Professor Kenneth Goodson, a heat transfer specialist with interests ranging from smartphones to vehicle waste heat recovery, has been tapped as the next chair of the Department of Mechanical Engineering at Stanford, the School of Engineering announced today.
“We’re delighted that Ken has agreed to take on this responsibility. Ken has a distinguished research and teaching record and has contributed in a major way to the department. Ken cares very deeply about the department, and we believe he will be a very effective chair going forward,” said Jim Plummer, dean of the School of Engineering.
Goodson’s lab studies thermal phenomena in electronic nanostructures, energy conversion devices, and microfluidic heat sinks. Goodson has guided 38 students to their doctorates, 13 of whom are professors at Stanford and other leading engineering programs.
“I’m delighted to have this opportunity to work with my colleagues and contribute to the department. Given our existing faculty and our very successful hiring efforts over the past several years, we are well positioned to extend our international leadership in key mechanical engineering disciplines and in teaching. This is an exciting time to be a mechanical engineer at Stanford,” said Goodson.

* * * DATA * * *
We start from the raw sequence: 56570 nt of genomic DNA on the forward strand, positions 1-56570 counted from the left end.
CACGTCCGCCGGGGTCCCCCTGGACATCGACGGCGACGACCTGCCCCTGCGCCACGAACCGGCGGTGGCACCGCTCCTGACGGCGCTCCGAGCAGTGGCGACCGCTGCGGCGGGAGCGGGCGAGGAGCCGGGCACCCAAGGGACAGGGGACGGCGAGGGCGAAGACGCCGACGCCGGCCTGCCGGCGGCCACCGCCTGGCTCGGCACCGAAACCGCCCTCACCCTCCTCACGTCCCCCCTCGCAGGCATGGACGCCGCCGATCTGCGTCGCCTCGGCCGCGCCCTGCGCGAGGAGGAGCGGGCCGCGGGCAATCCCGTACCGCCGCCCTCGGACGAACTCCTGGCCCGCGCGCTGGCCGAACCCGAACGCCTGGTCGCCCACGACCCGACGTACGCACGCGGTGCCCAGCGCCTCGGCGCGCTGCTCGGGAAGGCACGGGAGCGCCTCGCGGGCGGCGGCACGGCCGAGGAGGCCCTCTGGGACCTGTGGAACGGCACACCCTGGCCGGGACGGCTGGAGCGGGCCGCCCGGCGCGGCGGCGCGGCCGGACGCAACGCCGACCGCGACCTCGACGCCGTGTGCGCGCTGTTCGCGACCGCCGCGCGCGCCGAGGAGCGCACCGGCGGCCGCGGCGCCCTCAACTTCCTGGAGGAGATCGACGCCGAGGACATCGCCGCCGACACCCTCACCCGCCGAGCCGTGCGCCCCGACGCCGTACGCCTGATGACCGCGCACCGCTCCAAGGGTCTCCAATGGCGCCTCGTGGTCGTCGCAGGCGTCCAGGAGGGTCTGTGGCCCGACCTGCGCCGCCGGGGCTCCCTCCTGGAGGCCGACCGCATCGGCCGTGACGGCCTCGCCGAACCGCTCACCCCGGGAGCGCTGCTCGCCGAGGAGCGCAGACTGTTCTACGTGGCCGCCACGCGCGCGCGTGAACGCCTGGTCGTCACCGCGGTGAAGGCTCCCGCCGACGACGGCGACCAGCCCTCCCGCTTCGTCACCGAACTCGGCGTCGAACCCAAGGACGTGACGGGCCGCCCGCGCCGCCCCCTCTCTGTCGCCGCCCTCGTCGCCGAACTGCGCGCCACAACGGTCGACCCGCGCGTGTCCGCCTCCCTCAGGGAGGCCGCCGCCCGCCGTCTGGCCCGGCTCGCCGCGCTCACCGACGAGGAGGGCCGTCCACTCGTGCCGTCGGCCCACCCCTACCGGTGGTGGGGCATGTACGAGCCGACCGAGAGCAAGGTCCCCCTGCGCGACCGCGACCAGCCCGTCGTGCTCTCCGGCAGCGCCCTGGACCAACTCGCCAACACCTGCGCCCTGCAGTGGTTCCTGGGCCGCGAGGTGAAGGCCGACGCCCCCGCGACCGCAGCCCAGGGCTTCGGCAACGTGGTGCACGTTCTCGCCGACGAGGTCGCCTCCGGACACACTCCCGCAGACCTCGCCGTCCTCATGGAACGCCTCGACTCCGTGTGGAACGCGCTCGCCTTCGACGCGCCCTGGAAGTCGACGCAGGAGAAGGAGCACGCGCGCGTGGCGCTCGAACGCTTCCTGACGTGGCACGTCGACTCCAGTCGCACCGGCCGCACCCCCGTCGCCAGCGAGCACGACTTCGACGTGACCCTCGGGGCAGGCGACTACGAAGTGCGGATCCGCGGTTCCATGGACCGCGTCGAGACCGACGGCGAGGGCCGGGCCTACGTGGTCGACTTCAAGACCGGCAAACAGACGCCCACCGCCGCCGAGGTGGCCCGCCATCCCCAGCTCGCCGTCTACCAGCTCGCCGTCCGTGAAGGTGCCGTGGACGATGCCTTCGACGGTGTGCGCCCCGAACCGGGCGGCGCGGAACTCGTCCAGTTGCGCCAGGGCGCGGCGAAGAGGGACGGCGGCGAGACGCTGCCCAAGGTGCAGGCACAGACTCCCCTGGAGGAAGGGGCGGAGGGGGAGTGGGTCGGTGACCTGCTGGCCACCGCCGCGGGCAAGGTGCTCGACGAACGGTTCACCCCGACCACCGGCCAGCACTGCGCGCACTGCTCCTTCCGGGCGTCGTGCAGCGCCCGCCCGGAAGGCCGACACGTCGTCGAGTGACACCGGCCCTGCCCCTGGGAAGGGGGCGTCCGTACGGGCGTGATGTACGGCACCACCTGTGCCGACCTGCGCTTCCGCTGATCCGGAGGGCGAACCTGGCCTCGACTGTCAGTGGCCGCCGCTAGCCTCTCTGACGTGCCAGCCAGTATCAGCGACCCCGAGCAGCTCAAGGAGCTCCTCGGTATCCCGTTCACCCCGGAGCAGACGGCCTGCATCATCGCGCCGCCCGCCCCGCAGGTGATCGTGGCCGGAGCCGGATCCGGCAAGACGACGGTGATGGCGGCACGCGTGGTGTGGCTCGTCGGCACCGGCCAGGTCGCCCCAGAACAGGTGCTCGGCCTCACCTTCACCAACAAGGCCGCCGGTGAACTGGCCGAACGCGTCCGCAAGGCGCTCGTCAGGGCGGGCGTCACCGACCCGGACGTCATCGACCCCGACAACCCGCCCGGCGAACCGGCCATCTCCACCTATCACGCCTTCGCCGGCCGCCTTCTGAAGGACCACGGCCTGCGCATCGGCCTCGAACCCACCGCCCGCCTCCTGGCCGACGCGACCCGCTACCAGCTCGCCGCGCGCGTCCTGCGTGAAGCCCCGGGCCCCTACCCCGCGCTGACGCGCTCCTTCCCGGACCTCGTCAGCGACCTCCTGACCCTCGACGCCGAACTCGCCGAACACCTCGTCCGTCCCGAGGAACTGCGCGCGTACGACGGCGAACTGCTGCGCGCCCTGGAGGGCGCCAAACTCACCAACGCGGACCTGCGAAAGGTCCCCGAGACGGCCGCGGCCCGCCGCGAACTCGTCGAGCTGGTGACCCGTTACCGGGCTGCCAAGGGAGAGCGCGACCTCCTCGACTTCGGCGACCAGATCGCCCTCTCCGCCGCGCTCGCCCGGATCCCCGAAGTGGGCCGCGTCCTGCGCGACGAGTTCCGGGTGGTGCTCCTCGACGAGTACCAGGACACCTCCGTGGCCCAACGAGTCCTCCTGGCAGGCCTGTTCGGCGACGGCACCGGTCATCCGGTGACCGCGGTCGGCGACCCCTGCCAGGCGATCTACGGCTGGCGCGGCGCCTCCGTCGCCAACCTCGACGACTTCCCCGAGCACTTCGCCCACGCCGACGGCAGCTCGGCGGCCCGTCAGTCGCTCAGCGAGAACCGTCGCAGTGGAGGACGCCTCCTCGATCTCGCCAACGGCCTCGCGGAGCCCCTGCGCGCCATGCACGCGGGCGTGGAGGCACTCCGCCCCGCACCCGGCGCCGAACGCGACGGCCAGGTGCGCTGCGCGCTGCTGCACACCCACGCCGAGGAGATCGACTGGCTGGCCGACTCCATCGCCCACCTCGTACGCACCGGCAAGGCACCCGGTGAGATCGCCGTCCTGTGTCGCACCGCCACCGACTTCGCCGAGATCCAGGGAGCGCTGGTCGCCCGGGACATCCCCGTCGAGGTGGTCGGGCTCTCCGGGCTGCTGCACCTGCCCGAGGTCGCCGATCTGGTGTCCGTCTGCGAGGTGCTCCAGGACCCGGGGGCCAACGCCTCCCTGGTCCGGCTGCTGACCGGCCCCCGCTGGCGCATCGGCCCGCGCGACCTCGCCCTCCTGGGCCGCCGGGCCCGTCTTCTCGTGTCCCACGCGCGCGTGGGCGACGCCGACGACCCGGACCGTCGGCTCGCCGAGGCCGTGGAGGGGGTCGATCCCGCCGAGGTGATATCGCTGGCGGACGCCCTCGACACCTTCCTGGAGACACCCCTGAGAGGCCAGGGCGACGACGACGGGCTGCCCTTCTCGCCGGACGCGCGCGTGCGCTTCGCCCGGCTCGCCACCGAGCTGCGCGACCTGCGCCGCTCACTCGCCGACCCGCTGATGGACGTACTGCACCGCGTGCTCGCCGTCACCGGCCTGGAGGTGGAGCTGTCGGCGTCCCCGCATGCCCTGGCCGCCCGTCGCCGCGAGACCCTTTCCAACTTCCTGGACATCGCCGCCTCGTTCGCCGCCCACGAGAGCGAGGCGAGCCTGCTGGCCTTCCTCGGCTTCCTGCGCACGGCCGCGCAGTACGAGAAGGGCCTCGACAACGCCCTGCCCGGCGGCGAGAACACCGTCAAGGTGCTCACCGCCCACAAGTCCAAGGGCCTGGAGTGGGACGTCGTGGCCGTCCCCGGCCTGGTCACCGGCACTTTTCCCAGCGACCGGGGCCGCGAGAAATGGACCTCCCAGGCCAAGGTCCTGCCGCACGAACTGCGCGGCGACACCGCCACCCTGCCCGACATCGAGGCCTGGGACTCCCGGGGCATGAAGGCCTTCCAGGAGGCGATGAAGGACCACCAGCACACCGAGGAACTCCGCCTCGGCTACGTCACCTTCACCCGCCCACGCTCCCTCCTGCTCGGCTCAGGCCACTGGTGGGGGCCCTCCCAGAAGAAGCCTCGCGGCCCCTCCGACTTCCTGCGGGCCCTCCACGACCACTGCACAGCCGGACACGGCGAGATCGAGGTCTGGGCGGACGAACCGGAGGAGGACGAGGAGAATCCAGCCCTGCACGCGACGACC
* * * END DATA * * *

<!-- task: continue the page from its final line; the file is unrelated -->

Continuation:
Goodson is a Fellow of both the American Society of Mechanical Engineers (ASME) and IEEE. He has received the ASME Kraus Medal and the 2013 THERMI Award.
Beyond his teaching and research, Goodson is an entrepreneur. He co-founded Cooligy, which builds microfluidic cooling systems for computers. Goodson earned his BS in 1989 and his PhD in 1993, both at MIT.
In addition to welcoming Goodson to the new role, Dean Plummer also acknowledged the leadership provided by outgoing chair, Fritz Prinz.
“Please join me in thanking Fritz for his decade of service as ME chair. The external stature of the department, the quality of its faculty, the students it attracts, the new programs that have been launched during his tenure all reflect the many contributions Fritz has made,” said Plummer.
Andrew Myers is associate director of communications for the Stanford University School of Engineering.